Conferences – to go or to not (let them) go….

Conferences

Every third quarter of the year a small discussion starts in our office. The subject of discussion is

 “Are any of our testers going to attend a conference, and if so how many and who?”

Generally the discussion tends to lean more to the how many then to if any testers are going. So in the past years on average four to six testers attended for example EuroSTAR and the Dutch Testing Conference. The question who was going to a conference solved itself most of the times. The number of testers wanting and able to go did usually not exceed the number of places available.

Cost and return

Having attended several conferences myself I know that the result of attending can be very rewarding. Conferences typically are the place where you can learn the latest developments and opinions, submerge yourself into the testing mindset, confer with your peers, refresh your ideas and expand your network.

Conferences, especially when they are abroad, are however rather costly given that you easily spent between 1500 to 2500 euros per person. This might not be much more than a three or four-day course, but then again it is a conference and not a course. And this seems to create the need to sell the attendance of a conference to management. So my question to you the reader is:

What do you,

or rather what does your manager,

see as valid justification to attend a conference?

I would like to ask you to participate in a small inquiry and leave your justifications as a comment.

To start a few I thought of myself:

    • As a reward or bonus
    • To expand the attendees knowledge
    • To expand the organizations knowledge letting the attendee convey what she has learned (How?)
    • There is no justification it is money waisted as the organization never sees any return

The hungry eye

This blog post is a personal reflection on the first annual DEWT peer conference that was held on June 11, 2011 (#DEWT1). The conference was opened with a (keynote worthy) presentation by Zeger van Hese on “Artful Testing”. Although quite a few items of his presentation struck a chord with me this post will only go deeper into one of them; “The hungry eye”. The story of the hungry eye shows how a change in perspective and representation can bring new insights and meaning to subjects that otherwise would be ignored.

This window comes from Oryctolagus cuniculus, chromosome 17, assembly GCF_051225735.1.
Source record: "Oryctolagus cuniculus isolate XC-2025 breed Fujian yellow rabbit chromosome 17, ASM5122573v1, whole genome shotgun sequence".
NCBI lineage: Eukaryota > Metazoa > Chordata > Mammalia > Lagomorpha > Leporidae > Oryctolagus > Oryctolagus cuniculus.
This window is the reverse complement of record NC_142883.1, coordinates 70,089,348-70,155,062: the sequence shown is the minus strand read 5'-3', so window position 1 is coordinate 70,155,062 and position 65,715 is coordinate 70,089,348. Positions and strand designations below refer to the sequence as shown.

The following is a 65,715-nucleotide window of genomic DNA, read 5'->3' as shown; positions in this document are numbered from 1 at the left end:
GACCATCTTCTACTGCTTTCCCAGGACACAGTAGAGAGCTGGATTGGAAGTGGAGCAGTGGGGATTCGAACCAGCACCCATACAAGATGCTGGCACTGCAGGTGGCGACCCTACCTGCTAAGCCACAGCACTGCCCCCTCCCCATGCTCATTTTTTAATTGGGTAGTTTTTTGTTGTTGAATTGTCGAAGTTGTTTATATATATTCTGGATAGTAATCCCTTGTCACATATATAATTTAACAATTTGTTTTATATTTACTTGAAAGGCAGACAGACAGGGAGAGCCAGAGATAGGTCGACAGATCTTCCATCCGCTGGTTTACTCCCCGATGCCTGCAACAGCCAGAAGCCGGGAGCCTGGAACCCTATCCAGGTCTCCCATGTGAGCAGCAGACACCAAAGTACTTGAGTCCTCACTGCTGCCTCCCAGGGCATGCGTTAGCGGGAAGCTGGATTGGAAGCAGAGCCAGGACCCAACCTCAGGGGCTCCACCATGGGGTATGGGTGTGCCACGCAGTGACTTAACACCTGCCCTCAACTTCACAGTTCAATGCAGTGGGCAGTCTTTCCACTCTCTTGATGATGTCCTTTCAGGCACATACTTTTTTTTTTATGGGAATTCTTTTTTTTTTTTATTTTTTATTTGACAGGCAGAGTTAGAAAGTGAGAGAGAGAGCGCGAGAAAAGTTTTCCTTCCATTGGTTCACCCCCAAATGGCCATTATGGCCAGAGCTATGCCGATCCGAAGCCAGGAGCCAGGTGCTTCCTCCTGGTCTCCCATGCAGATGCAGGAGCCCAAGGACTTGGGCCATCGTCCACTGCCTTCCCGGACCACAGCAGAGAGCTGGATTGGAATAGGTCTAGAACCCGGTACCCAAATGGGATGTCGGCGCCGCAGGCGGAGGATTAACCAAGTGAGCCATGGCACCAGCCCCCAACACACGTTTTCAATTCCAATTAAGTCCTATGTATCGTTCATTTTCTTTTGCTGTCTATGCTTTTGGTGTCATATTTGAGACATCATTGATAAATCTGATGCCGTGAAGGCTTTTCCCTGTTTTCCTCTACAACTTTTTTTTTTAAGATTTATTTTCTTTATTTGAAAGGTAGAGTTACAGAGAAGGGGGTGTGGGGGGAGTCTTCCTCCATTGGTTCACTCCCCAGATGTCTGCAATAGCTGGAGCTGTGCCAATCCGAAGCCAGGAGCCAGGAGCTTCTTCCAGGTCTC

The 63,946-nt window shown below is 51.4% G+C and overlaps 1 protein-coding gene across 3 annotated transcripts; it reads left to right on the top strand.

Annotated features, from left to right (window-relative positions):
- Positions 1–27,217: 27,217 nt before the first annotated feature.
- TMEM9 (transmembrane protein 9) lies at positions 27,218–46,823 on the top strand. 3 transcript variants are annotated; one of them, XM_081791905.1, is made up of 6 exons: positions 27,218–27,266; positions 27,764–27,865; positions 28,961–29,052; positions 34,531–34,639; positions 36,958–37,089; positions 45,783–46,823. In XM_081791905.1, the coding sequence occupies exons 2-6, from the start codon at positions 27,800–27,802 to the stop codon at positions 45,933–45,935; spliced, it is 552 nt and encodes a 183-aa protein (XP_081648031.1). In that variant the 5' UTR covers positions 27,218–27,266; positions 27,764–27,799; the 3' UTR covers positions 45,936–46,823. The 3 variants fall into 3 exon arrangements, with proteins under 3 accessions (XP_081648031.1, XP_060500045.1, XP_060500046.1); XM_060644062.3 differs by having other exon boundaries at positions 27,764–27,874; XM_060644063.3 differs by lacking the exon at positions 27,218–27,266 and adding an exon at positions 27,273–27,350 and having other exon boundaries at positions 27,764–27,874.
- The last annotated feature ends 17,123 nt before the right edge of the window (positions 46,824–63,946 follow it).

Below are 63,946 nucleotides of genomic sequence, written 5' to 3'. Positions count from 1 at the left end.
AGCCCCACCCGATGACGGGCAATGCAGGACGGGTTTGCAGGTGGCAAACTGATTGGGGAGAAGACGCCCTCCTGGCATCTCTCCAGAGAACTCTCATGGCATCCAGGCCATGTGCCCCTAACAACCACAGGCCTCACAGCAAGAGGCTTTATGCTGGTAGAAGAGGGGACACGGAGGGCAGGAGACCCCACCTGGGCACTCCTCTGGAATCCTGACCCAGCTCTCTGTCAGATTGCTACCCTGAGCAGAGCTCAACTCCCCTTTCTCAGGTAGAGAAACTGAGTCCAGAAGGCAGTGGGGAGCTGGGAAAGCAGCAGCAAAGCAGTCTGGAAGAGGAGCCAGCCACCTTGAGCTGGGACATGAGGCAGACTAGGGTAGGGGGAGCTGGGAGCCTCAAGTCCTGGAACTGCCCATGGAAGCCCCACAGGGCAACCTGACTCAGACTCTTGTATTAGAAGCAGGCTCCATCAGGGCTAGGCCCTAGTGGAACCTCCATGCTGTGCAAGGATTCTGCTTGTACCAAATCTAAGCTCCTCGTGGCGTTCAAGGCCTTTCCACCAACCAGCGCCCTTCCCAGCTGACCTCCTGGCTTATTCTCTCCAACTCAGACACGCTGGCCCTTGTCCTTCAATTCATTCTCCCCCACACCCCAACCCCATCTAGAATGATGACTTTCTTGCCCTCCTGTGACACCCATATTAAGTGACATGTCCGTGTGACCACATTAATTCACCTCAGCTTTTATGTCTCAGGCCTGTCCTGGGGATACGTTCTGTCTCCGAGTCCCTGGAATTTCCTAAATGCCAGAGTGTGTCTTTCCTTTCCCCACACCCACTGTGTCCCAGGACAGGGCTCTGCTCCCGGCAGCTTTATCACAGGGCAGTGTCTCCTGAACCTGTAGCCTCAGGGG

The hungry eye – Walker Evans

In 1936 Fortune Magazine sent a poet, James Agee, and a photographer,  Walker Evans, to Hale County in Alabama to document the life of sharecroppers during the Depression. Once finished the magazine saw no reason to publish their lengthy and controversial work. James Agee refused to revise the initial draft and eventually they published it themselves as “Let Us Now Praise Famous Men?”. Although the book did not have a great start in his time during the fifties and sixties the poetic photo book was to become one of the most influential works to portray the brutal side of life in America.

One of its then critics describes it as follows “On an existential level, Agee’s text is a deeply felt examination of what it means to suffer, to struggle to live in spite of suffering. On a personal level, it is the painful, beautifully written portrait of one man’s obsession. In its collaboration with Evans’s photographs, the book is also a groundbreaking experiment in form.”

Walker Evans pursued his style of photography and was able to bring new meaning and perspective to otherwise ordinary objects. He was the first to have an exhibition devoted to the work of a single photographer in the Museum of Modern Art and eventually his style of photography became known as the “Hungry eye”.

To me this  “Hungry Eye” style or genre  represents a ground breaking shift by Evans in how  the field of photography looked at the world and how to represented this in a message to the viewers.

Such a shift in genre is what links this to software testing for me.

Software testing has used and is, like art, using different genres, such as the V-model, Waterfall , TMap or Agile to shape and structure its view on the world. All of these genres bring with them a modeled perspective of software development. The knowledge of these genres and the ability to identify them, to look critically at them or use them thoughtfully is one of the skills a good software tester should have in his toolkit.  Of course eventually you may, and perhaps should, develop a preference of genre, but you should never lose sight of the possibility to change your perspective and use elements of a different genre that might bring you further.